Thanks to these policies the Lyari township of Karachi, for over forty years an invincible stronghold of the PPP, has witnessed an unprecedented outpouring of anger against the PPP and the President personally. Why? Because PPP workers were mercilessly targeted in a supposed law-and-order operation carried out in Lyari. Only a genius could have fomented such unrest in such a locality.

On the question of Lyari, it is pertinent to ask who got Rehman Dakait (dacoit), Lyari’s Robin Hood, killed? He was caught in Balochistan but killed in a staged police encounter near Malir. Rehman enjoyed the protection of powerful godfathers. But when the chips were down for him, it was his godfathers who let him go. The crocodiles of Manghopir (just outside Karachi) can be satisfied. Feed them enough and they will bask in the sun. The snakes of Karachi are insatiable. But since it is the entirety of the political spectrum which should be under the microscope, what to make of the democracy certificate conferred on Army Chief Gen Ashfaq Kayani by Mian Shahbaz Sharif? Talking to Hamid Mir in his Capital Talk TV programme, the Punjab chief minister said that of all the army chiefs he had known, he had found Gen Kayani to be the most pro-democracy. Can we please put a moratorium on such certificates?

Bhutto elevated Gen Zia above six other generals to make him army chief. Zia’s gratitude took the form of seeing Bhutto swing from the gallows not long thereafter. Benazir Bhutto conferred a democracy medal on Gen Aslam Beg during her first premiership and could only rub her hands in bewilderment when, with Ghulam Ishaq Khan’s help, he ousted her a year and a half later.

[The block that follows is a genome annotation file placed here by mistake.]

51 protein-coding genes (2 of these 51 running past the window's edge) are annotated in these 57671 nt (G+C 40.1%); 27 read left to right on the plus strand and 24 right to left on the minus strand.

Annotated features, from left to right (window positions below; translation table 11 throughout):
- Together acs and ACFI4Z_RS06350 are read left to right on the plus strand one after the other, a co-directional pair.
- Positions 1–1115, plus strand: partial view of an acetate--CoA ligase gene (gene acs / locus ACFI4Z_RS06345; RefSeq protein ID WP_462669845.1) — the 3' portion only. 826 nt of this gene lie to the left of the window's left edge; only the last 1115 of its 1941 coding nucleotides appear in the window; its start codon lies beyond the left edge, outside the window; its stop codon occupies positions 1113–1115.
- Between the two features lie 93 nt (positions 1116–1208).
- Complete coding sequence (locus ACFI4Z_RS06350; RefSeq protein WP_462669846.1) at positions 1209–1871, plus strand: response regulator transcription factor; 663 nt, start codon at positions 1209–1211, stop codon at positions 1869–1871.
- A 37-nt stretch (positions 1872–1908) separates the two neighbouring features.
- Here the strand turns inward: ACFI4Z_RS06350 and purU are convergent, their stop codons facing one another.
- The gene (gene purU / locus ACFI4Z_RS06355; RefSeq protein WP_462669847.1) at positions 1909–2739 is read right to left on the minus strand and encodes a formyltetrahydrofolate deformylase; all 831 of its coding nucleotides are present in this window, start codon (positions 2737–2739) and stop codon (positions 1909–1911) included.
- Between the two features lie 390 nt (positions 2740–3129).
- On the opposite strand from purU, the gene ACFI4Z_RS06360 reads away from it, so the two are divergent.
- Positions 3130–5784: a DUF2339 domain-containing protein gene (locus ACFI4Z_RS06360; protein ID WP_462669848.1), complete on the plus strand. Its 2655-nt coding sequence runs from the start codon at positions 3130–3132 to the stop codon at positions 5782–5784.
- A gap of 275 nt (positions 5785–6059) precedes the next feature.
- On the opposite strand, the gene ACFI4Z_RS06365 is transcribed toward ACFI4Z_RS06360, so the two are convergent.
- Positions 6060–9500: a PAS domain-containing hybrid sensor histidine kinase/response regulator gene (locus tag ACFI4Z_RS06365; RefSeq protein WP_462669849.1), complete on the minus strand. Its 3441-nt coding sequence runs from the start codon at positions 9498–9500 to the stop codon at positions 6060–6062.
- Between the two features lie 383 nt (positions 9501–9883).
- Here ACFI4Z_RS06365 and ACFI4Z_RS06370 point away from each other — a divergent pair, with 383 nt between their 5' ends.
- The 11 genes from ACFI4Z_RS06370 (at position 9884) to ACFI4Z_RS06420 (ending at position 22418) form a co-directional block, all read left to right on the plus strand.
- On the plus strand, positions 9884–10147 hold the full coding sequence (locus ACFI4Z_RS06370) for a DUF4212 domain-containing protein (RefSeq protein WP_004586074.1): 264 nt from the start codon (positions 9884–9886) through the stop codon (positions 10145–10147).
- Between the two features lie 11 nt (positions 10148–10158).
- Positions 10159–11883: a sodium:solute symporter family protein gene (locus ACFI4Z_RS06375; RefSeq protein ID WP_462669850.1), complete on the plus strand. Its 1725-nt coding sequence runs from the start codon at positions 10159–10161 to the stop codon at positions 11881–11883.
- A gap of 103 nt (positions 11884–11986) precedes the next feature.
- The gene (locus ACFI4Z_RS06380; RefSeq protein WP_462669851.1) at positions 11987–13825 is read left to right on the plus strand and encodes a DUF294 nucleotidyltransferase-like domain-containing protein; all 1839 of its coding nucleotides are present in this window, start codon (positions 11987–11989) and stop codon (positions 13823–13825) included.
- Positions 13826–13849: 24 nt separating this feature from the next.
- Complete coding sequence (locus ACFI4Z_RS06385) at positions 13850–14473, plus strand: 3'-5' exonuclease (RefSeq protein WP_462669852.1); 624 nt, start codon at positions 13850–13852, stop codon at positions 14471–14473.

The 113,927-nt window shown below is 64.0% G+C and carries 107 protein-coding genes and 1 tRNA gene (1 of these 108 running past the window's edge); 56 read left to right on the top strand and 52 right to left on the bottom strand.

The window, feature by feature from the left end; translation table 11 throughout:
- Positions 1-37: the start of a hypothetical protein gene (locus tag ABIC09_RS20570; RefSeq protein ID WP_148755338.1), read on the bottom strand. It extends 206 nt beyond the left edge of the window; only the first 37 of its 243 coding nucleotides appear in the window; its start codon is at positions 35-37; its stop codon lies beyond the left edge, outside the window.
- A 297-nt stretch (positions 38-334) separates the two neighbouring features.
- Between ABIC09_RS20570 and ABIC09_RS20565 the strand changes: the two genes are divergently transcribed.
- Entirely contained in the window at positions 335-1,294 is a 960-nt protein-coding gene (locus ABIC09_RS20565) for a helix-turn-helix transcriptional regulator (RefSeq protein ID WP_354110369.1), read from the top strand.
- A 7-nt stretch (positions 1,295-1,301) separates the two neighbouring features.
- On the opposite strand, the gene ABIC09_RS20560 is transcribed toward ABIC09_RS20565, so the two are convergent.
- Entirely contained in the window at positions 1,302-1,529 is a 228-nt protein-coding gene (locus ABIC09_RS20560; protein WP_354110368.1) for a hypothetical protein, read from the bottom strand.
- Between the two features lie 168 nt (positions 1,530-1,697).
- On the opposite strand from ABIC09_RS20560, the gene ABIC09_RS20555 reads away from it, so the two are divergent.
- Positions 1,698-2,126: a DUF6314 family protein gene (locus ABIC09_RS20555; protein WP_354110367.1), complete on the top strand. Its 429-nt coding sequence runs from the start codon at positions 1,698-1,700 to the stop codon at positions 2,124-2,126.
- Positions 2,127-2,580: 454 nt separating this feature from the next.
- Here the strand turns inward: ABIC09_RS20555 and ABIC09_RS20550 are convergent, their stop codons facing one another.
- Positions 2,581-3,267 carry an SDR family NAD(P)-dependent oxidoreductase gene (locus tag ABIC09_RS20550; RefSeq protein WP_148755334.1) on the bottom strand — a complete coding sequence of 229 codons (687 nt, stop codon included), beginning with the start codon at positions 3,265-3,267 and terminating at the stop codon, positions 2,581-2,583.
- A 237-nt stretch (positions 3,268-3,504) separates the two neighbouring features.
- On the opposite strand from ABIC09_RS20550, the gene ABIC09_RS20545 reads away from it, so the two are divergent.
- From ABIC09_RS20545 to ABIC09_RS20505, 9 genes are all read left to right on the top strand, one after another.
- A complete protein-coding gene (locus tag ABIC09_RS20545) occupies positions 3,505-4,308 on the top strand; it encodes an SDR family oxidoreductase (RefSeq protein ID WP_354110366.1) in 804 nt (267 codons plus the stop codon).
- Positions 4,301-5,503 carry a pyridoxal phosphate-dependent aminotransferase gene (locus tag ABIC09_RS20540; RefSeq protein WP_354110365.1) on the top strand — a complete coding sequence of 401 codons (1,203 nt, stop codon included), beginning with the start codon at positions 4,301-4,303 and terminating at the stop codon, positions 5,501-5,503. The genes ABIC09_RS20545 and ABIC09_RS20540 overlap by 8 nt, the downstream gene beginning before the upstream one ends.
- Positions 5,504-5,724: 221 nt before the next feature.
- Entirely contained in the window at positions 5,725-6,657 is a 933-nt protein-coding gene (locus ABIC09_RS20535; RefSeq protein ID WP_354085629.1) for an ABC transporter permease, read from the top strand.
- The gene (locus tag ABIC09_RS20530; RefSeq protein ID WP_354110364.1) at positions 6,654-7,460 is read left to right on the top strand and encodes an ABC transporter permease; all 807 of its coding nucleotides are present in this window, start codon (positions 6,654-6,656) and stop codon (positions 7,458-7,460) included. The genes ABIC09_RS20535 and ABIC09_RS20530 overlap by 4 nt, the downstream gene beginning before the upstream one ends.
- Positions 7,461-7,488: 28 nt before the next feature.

Shahbaz Sharif was one of the persons instrumental in getting Pervez Musharraf picked up from Mangla where he was corps commander and made army chief in 1998 after Gen Jahangir Karamat had stepped down. Musharraf must have seemed very pro-democracy then but we know where it all ended.

Musharraf should be tried under Article Six of the Constitution, which prescribes the punishment for high treason. But before that it would perhaps not be out of order if those who detected a democrat in him in 1998 should proffer a public apologia.

Which is not to say that Kayani has it in him to be like any of the others. He could well be the exception who proves the rule about our army supremos. All the same, he still has some way to go. There will be time enough for medals later. CM Sharif should concentrate on his bailiwick, Punjab, where he has his job cut out for him. (To give him his due, he is one of our better administrators.) But his military diplomacy, judging by his past record in this field, deserves to be taken with a fistful of salt.

As if to prove that we are all in the same bathhouse (the Urdu word hamaam has a sharper resonance to it) there is the spectacle of the Chief Justice proposing Justice Ramday as an ad hoc judge of the Supreme Court. Why can’t we let our stars have some mercy on us? My Lord Ramday has played his innings and a good innings at that. If all the world’s a stage, more important than one’s entry is the timing and manner of one’s exit. We are given to prolonging our departures, simply not knowing how to bow and take our leave. Justice Ramday should be allowed to leave with dignity and grace, concentrating on his memoirs and his garden. It will be the proper example to set. Ad hoc Judge Ramday…just doesn’t sound right.

Ayaz Amir is a distinguished Pakistani commentator and Member of National Assembly (parliament). For comments, write to opinion@khaleejtimes.com